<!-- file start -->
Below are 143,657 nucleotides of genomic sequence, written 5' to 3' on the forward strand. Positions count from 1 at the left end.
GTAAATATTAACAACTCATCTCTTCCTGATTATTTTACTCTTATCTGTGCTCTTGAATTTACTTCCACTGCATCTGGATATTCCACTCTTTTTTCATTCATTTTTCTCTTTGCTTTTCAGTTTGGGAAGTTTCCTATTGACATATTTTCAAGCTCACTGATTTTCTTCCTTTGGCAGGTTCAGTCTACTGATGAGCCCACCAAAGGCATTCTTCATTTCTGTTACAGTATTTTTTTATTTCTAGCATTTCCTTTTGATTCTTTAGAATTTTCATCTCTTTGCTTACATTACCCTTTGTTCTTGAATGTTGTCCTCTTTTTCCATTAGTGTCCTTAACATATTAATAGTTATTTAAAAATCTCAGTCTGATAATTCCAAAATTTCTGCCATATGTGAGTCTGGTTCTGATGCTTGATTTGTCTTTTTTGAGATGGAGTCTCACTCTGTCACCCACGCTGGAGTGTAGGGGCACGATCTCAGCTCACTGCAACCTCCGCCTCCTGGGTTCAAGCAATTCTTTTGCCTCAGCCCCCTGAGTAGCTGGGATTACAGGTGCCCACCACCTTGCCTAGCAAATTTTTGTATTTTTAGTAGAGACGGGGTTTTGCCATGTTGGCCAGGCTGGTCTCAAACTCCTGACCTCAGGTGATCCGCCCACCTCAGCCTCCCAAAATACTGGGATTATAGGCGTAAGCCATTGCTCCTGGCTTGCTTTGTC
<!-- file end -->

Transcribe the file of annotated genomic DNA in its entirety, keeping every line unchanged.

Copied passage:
Below are 143,657 nucleotides of genomic sequence, written 5' to 3' on the forward strand. Positions count from 1 at the left end.
GTAAATATTAACAACTCATCTCTTCCTGATTATTTTACTCTTATCTGTGCTCTTGAATTTACTTCCACTGCATCTGGATATTCCACTCTTTTTTCATTCATTTTTCTCTTTGCTTTTCAGTTTGGGAAGTTTCCTATTGACATATTTTCAAGCTCACTGATTTTCTTCCTTTGGCAGGTTCAGTCTACTGATGAGCCCACCAAAGGCATTCTTCATTTCTGTTACAGTATTTTTTTATTTCTAGCATTTCCTTTTGATTCTTTAGAATTTTCATCTCTTTGCTTACATTACCCTTTGTTCTTGAATGTTGTCCTCTTTTTCCATTAGTGTCCTTAACATATTAATAGTTATTTAAAAATCTCAGTCTGATAATTCCAAAATTTCTGCCATATGTGAGTCTGGTTCTGATGCTTGATTTGTCTTTTTTGAGATGGAGTCTCACTCTGTCACCCACGCTGGAGTGTAGGGGCACGATCTCAGCTCACTGCAACCTCCGCCTCCTGGGTTCAAGCAATTCTTTTGCCTCAGCCCCCTGAGTAGCTGGGATTACAGGTGCCCACCACCTTGCCTAGCAAATTTTTGTATTTTTAGTAGAGACGGGGTTTTGCCATGTTGGCCAGGCTGGTCTCAAACTCCTGACCTCAGGTGATCCGCCCACCTCAGCCTCCCAAAATACTGGGATTATAGGCGTAAGCCATTGCTCCTGGCTTGCTTTGTC